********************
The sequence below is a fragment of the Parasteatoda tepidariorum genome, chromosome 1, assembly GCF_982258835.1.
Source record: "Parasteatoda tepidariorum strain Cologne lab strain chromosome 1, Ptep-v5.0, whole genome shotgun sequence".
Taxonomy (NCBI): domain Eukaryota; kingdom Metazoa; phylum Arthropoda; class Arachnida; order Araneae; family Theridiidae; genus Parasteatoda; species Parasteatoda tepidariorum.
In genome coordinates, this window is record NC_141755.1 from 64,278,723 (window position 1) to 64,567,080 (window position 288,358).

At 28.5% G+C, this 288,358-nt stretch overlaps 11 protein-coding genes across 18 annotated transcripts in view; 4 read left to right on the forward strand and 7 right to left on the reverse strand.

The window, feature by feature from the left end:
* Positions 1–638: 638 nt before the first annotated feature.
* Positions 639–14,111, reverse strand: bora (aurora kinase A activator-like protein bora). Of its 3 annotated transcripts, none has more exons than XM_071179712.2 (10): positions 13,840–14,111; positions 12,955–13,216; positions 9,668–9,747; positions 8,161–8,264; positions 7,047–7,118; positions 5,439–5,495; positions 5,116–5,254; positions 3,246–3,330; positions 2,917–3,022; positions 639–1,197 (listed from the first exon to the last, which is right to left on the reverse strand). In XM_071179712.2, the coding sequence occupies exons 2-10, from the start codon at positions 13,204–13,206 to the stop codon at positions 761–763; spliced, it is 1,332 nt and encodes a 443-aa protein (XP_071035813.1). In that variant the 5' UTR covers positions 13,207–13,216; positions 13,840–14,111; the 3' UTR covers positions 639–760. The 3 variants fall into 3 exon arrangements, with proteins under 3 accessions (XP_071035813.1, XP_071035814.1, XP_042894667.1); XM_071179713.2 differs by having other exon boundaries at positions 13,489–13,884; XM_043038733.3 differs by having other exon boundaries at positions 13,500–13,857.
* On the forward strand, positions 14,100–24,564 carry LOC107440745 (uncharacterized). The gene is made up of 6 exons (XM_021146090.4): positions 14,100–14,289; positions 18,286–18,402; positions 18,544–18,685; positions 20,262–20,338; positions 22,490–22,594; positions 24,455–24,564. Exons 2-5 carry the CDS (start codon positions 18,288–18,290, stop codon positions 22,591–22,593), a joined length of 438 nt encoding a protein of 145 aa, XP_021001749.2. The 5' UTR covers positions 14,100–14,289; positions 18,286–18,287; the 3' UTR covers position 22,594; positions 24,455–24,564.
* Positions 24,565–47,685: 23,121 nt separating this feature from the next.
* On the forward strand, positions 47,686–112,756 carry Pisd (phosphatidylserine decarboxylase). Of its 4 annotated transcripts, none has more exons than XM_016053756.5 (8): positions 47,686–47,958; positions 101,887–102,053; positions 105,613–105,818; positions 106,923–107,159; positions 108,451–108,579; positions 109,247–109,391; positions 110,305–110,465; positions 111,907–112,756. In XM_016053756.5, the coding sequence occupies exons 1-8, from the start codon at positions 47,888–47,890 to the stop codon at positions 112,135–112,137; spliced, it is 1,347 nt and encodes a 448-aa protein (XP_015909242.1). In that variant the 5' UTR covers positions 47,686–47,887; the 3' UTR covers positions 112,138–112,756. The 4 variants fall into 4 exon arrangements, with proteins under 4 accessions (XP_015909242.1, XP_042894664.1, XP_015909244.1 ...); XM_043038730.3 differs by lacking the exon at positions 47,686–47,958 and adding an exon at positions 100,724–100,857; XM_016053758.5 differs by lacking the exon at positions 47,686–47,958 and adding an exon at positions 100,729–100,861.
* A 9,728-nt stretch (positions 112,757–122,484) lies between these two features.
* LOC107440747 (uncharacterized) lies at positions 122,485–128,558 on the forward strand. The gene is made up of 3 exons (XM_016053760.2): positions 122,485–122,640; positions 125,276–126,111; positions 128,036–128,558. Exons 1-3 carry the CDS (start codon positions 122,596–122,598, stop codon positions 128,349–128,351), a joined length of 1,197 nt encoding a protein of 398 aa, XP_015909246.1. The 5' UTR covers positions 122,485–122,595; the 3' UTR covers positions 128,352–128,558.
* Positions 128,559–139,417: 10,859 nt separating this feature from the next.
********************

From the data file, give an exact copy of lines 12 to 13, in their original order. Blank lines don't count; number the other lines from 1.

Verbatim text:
* A 9,728-nt stretch (positions 112,757–122,484) lies between these two features.
* LOC107440747 (uncharacterized) lies at positions 122,485–128,558 on the forward strand. The gene is made up of 3 exons (XM_016053760.2): positions 122,485–122,640; positions 125,276–126,111; positions 128,036–128,558. Exons 1-3 carry the CDS (start codon positions 122,596–122,598, stop codon positions 128,349–128,351), a joined length of 1,197 nt encoding a protein of 398 aa, XP_015909246.1. The 5' UTR covers positions 122,485–122,595; the 3' UTR covers positions 128,352–128,558.